Author: Dr. John Hutton
Illustrator: Andrea Kang
Year published: 2012
Publisher: blue manatee press
Number of pages: 14
Recommended age: 0-2 years
Mom Rating: ★★★★☆
Reviewed by: Renee (Just Mom)
Summary (from back of book): Designed by a pediatrician, Baby Unplugged ™ celebrates icons of childhood, rooted in how developing brains work. Kids need and learn best through real experiences, real people and exploring the real world – simple joys these provide. Technology can wait. Unplug, tune in, and have fun!
Well, I would have to ask my kids to channel their inner baby/toddler to review these books. I did read all three books to them and they both said the exact same thing: “These books are for babies!!” Ok, point taken so Mom is going solo on this one.
What I liked and disliked: When I was asked by Dr. John Hutton’s publicist if I wanted to review this (and two other books, Blanket and Box), my initial reaction was that the books were not a good fit for my kids. These books target babies and toddlers, not 6 and 9 year olds. But then I read more about the history and intention behind these books and I was sufficiently curious. Let me share with you a bit about the Baby Unplugged series:
Written by pediatrician and father of three, Dr. John S. Hutton (he also owns a children’s bookstore), Baby Unplugged is a celebration of “old-school” experiences and icons of childhood; educational not as an overt means to some baby/toddler academic end, but as a natural byproduct of a child’s desire to play and connect with people and the world. They are an antidote to the legions of screen-based curricula and gadgets marketed to make children smarter, faster, often contrary to normal development, with no evidence of efficacy. They are also fun, rhyming reads with beautiful illustrations by artist Andrea Kang.
To-date there are seven books in the series -Pets, Yard, and Blanket were the first three out, with Book, Box, Beach, and Ball all just released mid – June. The series was a winner of a Mom’s Choice Awards Gold Medal and was named a Creative Child Magazine Book of the Year. In addition to the series, Dr. Hutton writes a supporting blog at www.babyunplugged.com.
In short, I like the concept behind these books and the message that we need to move kids away from a reliance on gadgets and toys for props and back to the use of everyday items such as books, blankets, and boxes to encourage more imaginary play. This really resonates with me as I see, for example, Lego™ sets with detailed instruction on how to build specific objects. In some ways, this really limits the way you can play with Lego™ and it can stifle creativity. Remember when you had a big pile of (much less expensive) Lego™ and you could build whatever you wanted from those pieces? Now, you can buy a Lego™ Star Wars Death Star for $400!! [Or for some people, you can buy groceries for a month…I’m just sayin’.]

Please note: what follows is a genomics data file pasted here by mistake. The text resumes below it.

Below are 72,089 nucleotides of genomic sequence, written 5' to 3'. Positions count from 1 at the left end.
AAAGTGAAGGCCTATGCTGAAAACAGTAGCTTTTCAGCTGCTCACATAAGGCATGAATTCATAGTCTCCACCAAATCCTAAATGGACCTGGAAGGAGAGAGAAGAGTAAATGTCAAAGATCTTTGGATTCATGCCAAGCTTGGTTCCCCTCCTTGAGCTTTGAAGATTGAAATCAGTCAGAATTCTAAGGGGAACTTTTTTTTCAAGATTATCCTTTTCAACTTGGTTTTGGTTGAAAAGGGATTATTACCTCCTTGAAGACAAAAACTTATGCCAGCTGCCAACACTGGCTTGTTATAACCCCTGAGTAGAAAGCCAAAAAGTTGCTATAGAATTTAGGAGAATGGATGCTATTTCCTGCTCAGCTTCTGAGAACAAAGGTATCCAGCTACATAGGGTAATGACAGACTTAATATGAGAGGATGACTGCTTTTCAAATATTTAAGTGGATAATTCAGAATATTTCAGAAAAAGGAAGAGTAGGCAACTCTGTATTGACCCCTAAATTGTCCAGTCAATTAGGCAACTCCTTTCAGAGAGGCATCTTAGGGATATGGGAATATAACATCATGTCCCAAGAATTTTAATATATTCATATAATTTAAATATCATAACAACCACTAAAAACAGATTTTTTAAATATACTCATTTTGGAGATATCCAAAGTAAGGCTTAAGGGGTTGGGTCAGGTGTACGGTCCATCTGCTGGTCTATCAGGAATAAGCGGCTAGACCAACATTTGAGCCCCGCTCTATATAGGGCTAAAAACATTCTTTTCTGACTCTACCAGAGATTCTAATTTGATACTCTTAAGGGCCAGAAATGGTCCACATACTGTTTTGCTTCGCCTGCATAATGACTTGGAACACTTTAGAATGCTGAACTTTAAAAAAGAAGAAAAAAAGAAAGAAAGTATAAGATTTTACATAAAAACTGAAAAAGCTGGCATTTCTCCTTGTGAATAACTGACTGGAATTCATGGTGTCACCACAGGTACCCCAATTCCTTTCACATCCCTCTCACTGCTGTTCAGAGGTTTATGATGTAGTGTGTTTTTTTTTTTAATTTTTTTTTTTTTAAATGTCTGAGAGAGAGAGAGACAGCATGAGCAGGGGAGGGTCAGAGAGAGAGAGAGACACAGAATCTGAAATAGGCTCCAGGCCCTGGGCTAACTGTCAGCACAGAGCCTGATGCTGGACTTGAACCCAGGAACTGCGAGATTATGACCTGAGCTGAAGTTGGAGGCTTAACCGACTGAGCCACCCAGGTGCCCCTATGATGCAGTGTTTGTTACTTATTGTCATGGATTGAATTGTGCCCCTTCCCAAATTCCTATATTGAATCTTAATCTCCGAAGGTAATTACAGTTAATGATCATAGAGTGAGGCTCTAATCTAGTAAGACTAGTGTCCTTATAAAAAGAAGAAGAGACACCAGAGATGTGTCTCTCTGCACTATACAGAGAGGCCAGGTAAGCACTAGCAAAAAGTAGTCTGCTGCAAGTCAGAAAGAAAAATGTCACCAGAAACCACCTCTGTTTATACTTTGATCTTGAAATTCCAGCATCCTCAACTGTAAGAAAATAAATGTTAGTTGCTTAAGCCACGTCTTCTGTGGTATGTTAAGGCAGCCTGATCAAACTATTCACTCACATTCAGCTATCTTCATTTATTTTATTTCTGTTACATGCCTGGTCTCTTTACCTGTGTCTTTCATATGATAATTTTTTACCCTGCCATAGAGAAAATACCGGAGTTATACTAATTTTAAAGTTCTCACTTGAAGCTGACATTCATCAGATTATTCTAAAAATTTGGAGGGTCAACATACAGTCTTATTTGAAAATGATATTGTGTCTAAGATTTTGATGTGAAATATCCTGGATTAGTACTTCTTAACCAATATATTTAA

The books themselves have colourful, kid-friendly illustrations showing kids interacting with boxes or blankets in creative ways or re-creating some of the images from books they read through daydreaming or play acting. For example, in Box, you see children using boxes as cars, turtles, train cars, robots, kitchen appliances, and even as a little house for a pet. One little comment about Blanket is that there is reference to George Washington and Abraham Lincoln. My kids had no clue who they were, but I do believe it’s important to teach kids about historical figures from across the globe, so it was not a big issue.
The text consists of rhyming verse and as you probably know by now, I am a big fan (and slightly in awe) of rhyming in kids books. For the most part, the rhyming is ok, but there are a few sections where there is a lack of cadence. You only really discover this as you try to read it aloud and try keep a rhythmic flow. Try this for example (from Book):
Turn the page – what comes next?
Farmyard friends? Princess? Tyrannosaurus rex?
See what I mean?
I do have to comment on the packaging. The three books were shipped to me in a rather large box (for the size of the books) called the Unplugged Blue Manatee Box. The idea behind the box is that the books are shipped in a 100% eco-friendly (compostable, locally sourced) box containing the following eco-friendly items (edited Nov. 22): the books that you ordered, a personalized gift enclosure with original artwork (i.e., sheets of paper with a message for the child, some artwork, and ideas for how to use the box), a crayon, packing peanuts, and a sponge.
I understand that the concept of the Unplugged Blue Manatee builds on the company’s mantra of focusing on tech-free play, but given the price point of the books ($30 for 3 books; $55 for 6 books; $80 for 9 books) I’m not sure the value added by the box and the items in the box is there. When we opened the box and saw what was inside, my daughter (who is our family’s reduce, recycle, reuse expert) said, “What a waste!” My kids play with boxes all the time and we just go to our local supermarket and get however many we want from the back for free. Further, while the shipping appears to be free in the U.S., in Canada there is the added shipping and handling charge of about $25.
My bottom line: I do need to stress that I don’t have kids in the age range of the target audience. Perhaps a younger child may be thrilled at receiving a box with books, a personalized message, and props inside. I think that the intention and concept behind the books is fantastic and the books themselves are enjoyable, but I’m not sold on the Blue Manatee Boxes. You can visit their website to take a look (www.bluemanateeboxes.com) or you can buy individual books on Amazon. My rating is based on the books, not the boxes, and I would recommend the books to toddlers aged 0 to 2.
Baby Unplugged: Book, Blanket, and Box were provided to us by the publisher free-of-charge in exchange for our honest review.
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